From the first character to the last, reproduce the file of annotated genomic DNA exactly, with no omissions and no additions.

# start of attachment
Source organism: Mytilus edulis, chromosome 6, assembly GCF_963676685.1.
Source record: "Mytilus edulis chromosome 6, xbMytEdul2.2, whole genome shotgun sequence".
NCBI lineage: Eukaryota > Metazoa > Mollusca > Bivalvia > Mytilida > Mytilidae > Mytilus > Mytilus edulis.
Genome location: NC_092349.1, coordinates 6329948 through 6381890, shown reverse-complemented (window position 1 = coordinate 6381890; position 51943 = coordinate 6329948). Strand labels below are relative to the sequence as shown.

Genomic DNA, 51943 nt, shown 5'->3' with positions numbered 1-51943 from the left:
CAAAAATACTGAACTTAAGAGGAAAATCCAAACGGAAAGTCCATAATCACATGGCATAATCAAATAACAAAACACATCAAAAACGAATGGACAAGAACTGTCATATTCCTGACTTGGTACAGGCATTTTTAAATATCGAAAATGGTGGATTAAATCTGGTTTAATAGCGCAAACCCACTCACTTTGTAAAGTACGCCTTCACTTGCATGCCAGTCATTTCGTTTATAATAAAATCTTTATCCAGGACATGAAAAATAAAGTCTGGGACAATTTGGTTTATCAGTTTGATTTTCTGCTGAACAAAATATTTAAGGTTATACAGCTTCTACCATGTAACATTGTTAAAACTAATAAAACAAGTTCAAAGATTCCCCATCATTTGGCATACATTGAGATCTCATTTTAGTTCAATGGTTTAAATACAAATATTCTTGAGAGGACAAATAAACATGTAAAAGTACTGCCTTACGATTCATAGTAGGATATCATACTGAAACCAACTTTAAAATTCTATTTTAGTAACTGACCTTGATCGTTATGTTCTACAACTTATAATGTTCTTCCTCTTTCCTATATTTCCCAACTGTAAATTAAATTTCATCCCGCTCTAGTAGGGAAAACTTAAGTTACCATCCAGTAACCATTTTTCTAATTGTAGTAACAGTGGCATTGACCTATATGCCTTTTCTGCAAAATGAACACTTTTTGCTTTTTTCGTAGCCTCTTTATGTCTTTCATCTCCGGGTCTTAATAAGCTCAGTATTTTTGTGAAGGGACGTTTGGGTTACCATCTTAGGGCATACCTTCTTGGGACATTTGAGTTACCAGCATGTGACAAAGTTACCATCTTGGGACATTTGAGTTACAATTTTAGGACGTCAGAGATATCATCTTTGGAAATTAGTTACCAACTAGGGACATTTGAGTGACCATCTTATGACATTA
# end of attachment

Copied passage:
Source organism: Mytilus edulis, chromosome 6, assembly GCF_963676685.1.
Source record: "Mytilus edulis chromosome 6, xbMytEdul2.2, whole genome shotgun sequence".
NCBI lineage: Eukaryota > Metazoa > Mollusca > Bivalvia > Mytilida > Mytilidae > Mytilus > Mytilus edulis.
Genome location: NC_092349.1, coordinates 6329948 through 6381890, shown reverse-complemented (window position 1 = coordinate 6381890; position 51943 = coordinate 6329948). Strand labels below are relative to the sequence as shown.

Genomic DNA, 51943 nt, shown 5'->3' with positions numbered 1-51943 from the left:
CAAAAATACTGAACTTAAGAGGAAAATCCAAACGGAAAGTCCATAATCACATGGCATAATCAAATAACAAAACACATCAAAAACGAATGGACAAGAACTGTCATATTCCTGACTTGGTACAGGCATTTTTAAATATCGAAAATGGTGGATTAAATCTGGTTTAATAGCGCAAACCCACTCACTTTGTAAAGTACGCCTTCACTTGCATGCCAGTCATTTCGTTTATAATAAAATCTTTATCCAGGACATGAAAAATAAAGTCTGGGACAATTTGGTTTATCAGTTTGATTTTCTGCTGAACAAAATATTTAAGGTTATACAGCTTCTACCATGTAACATTGTTAAAACTAATAAAACAAGTTCAAAGATTCCCCATCATTTGGCATACATTGAGATCTCATTTTAGTTCAATGGTTTAAATACAAATATTCTTGAGAGGACAAATAAACATGTAAAAGTACTGCCTTACGATTCATAGTAGGATATCATACTGAAACCAACTTTAAAATTCTATTTTAGTAACTGACCTTGATCGTTATGTTCTACAACTTATAATGTTCTTCCTCTTTCCTATATTTCCCAACTGTAAATTAAATTTCATCCCGCTCTAGTAGGGAAAACTTAAGTTACCATCCAGTAACCATTTTTCTAATTGTAGTAACAGTGGCATTGACCTATATGCCTTTTCTGCAAAATGAACACTTTTTGCTTTTTTCGTAGCCTCTTTATGTCTTTCATCTCCGGGTCTTAATAAGCTCAGTATTTTTGTGAAGGGACGTTTGGGTTACCATCTTAGGGCATACCTTCTTGGGACATTTGAGTTACCAGCATGTGACAAAGTTACCATCTTGGGACATTTGAGTTACAATTTTAGGACGTCAGAGATATCATCTTTGGAAATTAGTTACCAACTAGGGACATTTGAGTGACCATCTTATGACATTA